The dynamic range of the SLP system in the GDx VCC is a quarter of its laser’s wavelength (i.e., approximately 195 nm) However, the maximum amount of retardation measured by the GDx VCC is 130 nm, which is a software-set limit. If in a given eye, the total amount of retardation induced by the RNFL and the 55-nm retardation bias were to exceed 130 nm, the measured values would be cropped at 130 nm. In such a case, measurement with the standard VCC method would be recommended. However, such cases are rarely observed. In addition, such an eye is unlikely to have a critically thinned RNFL. 
In conclusion, ECC appears to yield improved SLP images of the RNFL, compared with VCC, which may allow clinicians a more accurate assessment of the retinal nerve fiber layer with the GDx VCC for diagnosing and monitoring glaucoma. 
Figure 1.
 
Retardation images of four left eyes and one right eye with standard VCC (left) and ECC (right). Brighter colors represent a thicker RNFL and darker colors a thinner RNFL. (A) A healthy eye (MD, 0.45 dB; PSD, 1.19 dB); residual retardation was 8 nm for VCC and 2 nm for ECC. The typical scan score was 99 and 100 for VCC and ECC, respectively. (B) A glaucomatous eye (MD, −6.19 dB; PSD, 8.8 dB); residual retardation was 5 nm for VCC and 1 nm for ECC. The typical scan score was 89 and 100 for VCC and ECC, respectively. (C) A glaucomatous eye (MD, −20.55 dB; PSD, 10.18 dB); residual retardation was 5 nm for VCC and 1 nm for ECC. The typical scan score was 45 and 100 for VCC and ECC, respectively. (D) A glaucomatous eye (MD, −3.04 dB; PSD, 6.14 dB); residual retardation was 6 nm for VCC and 0 nm for ECC. The typical scan score was 37 and 100 for VCC and ECC, respectively. (E) A glaucomatous right eye (MD, −11.69 dB; PSD, 13.66 dB); residual retardation was 12 nm for VCC and 0 nm for ECC. The typical scan score was 59 and 100 for VCC and ECC, respectively. With VCC, the large amount of residual anterior segment birefringence in the macular region had an axis of 23° nasally downward. The RFNL appeared to be rotated in the same direction. With ECC, the apparent distortion of the RNFL measurement had disappeared.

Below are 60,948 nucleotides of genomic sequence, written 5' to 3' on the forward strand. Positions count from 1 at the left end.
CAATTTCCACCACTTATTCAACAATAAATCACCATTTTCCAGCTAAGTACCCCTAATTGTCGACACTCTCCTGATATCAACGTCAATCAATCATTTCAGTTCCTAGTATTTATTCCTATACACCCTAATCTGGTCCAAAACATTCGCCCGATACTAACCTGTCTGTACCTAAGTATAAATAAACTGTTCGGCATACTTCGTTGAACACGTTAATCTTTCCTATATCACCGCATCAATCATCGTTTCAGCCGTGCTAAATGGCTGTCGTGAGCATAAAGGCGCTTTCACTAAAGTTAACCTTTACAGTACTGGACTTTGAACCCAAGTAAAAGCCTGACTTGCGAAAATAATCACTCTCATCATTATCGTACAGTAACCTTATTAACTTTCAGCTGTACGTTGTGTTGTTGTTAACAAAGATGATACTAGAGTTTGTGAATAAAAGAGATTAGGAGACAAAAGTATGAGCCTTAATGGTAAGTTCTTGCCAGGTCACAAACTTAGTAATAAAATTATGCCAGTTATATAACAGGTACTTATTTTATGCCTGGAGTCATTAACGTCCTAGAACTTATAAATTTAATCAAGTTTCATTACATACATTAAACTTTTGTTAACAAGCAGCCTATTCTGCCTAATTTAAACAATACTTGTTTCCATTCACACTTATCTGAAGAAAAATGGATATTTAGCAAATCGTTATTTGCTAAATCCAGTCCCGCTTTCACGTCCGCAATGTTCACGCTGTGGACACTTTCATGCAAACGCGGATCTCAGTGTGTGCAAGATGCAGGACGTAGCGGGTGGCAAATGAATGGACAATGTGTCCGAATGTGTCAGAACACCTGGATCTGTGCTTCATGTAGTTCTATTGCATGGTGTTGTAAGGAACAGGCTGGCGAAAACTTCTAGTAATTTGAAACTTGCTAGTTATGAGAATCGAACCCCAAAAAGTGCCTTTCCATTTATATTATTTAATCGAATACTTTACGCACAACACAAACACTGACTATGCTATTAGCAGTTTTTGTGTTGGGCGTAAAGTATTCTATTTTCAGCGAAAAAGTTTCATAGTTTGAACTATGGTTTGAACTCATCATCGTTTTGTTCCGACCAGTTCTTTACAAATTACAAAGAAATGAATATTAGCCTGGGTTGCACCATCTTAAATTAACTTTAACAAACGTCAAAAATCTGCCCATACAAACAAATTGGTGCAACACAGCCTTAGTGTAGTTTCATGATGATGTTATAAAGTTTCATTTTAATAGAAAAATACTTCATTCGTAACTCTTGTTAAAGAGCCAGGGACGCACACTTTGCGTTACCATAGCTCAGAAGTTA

Figure 1.
 
Retardation images of four left eyes and one right eye with standard VCC (left) and ECC (right). Brighter colors represent a thicker RNFL and darker colors a thinner RNFL. (A) A healthy eye (MD, 0.45 dB; PSD, 1.19 dB); residual retardation was 8 nm for VCC and 2 nm for ECC. The typical scan score was 99 and 100 for VCC and ECC, respectively. (B) A glaucomatous eye (MD, −6.19 dB; PSD, 8.8 dB); residual retardation was 5 nm for VCC and 1 nm for ECC. The typical scan score was 89 and 100 for VCC and ECC, respectively. (C) A glaucomatous eye (MD, −20.55 dB; PSD, 10.18 dB); residual retardation was 5 nm for VCC and 1 nm for ECC. The typical scan score was 45 and 100 for VCC and ECC, respectively. (D) A glaucomatous eye (MD, −3.04 dB; PSD, 6.14 dB); residual retardation was 6 nm for VCC and 0 nm for ECC. The typical scan score was 37 and 100 for VCC and ECC, respectively. (E) A glaucomatous right eye (MD, −11.69 dB; PSD, 13.66 dB); residual retardation was 12 nm for VCC and 0 nm for ECC. The typical scan score was 59 and 100 for VCC and ECC, respectively. With VCC, the large amount of residual anterior segment birefringence in the macular region had an axis of 23° nasally downward. The RFNL appeared to be rotated in the same direction. With ECC, the apparent distortion of the RNFL measurement had disappeared.